He cannot be contained because he is psychologically off the chain. With each passing week he displays the classic symptoms of medium-grade mania in more disturbing forms: inflated self-esteem, sleeplessness, impulsivity, aggression and a compulsion to offer advice on subjects he knows nothing about.
His speech patterns are like something straight out of a psychiatric textbook. Manics display something called “flight of ideas.” It’s a formal thought disorder in which ideas tumble forth through a disordered chain of associations. One word sparks another, which sparks another, and they’re off to the races. As one trained psychiatrist said to me, compare Donald Trump’s speaking patterns to a Robin Williams monologue, but with insults instead of jokes.
I have no idea if Brooks is a registered Republican but he is certainly the most right-of-center Op-Ed writer for the NYT so his words as to the qualifications of the Republican candidate should count.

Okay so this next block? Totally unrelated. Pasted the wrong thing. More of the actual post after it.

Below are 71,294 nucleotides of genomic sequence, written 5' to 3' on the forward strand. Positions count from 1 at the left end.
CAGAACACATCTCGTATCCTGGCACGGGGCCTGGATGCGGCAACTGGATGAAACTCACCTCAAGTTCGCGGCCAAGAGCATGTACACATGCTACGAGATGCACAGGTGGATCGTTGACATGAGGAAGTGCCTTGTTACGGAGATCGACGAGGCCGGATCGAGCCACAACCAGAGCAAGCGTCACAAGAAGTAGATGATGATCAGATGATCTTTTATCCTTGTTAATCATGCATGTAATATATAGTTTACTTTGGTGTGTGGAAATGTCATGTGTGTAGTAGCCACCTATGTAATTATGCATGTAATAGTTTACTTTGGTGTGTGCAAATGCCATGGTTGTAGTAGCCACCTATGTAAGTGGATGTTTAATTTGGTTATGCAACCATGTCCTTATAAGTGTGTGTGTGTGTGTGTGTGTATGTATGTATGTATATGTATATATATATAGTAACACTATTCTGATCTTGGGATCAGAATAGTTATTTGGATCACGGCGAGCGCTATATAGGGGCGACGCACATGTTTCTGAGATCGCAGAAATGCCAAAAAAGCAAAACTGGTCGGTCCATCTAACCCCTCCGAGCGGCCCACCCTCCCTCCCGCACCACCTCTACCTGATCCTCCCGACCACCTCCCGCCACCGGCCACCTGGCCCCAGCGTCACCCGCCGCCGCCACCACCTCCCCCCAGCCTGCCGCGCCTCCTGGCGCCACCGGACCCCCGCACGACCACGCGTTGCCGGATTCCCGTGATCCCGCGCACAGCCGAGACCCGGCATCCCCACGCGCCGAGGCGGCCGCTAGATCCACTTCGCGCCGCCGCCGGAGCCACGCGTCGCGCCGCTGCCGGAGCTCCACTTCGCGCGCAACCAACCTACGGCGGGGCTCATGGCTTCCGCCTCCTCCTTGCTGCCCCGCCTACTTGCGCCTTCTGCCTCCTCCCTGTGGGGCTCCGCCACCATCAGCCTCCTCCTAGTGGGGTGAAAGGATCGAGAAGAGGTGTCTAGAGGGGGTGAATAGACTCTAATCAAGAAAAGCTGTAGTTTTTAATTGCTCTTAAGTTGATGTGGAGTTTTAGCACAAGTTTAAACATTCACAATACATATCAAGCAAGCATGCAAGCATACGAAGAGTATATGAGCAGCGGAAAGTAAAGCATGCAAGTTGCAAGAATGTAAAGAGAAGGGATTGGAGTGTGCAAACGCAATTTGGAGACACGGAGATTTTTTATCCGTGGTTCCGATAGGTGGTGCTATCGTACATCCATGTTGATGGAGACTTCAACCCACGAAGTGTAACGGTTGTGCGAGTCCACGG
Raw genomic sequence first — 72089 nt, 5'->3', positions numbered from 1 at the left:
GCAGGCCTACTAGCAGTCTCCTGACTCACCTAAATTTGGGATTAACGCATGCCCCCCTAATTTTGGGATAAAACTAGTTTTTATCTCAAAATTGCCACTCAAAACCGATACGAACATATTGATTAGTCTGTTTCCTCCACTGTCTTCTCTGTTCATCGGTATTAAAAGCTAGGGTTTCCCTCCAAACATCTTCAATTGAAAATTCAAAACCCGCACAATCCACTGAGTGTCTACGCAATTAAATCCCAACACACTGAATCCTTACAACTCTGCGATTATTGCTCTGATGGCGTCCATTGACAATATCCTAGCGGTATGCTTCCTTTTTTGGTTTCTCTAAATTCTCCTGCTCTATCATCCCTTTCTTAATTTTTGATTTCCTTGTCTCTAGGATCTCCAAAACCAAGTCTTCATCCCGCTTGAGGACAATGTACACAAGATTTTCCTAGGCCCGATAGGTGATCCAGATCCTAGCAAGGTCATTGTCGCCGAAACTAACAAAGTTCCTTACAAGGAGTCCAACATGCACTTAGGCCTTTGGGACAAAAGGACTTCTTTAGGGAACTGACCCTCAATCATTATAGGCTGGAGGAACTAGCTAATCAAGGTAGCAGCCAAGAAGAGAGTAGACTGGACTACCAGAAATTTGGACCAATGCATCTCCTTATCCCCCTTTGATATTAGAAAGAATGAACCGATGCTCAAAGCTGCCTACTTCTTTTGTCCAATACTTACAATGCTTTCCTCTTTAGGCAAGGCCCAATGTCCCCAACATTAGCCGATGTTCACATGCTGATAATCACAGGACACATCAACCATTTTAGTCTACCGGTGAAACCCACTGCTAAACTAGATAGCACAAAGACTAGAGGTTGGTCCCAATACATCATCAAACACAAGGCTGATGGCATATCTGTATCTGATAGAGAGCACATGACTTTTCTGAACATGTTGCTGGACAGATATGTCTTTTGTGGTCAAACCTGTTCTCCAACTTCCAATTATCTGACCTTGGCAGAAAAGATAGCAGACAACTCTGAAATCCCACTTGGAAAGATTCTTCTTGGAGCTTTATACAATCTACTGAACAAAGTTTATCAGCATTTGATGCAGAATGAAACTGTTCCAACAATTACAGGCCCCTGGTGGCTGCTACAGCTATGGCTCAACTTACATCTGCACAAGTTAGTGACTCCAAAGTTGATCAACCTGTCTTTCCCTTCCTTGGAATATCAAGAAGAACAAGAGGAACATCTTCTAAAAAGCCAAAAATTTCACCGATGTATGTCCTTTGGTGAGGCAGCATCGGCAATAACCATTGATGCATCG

To top it all off, there have been reports about Trump’s intention to use nuclear weapons:
Earlier this week, Joe Scarborough offered a pretty striking secondhand account of Donald Trump’s foreign policy acumen — or rather, his lack thereof.
“I’ll be very careful here,” the MSNBC host said, before passing along some hearsay. “Several months ago, a foreign policy expert on an international level went to advise Donald Trump, and three times he asked about the use of nuclear weapons. Three times, [Trump] asked — at one point, ‘If we have them, why can’t we use them?'”
This is really scary.
Yet, in spite these prospects, a recent letter to the New York Times immediately following the conventions presented the following perspective: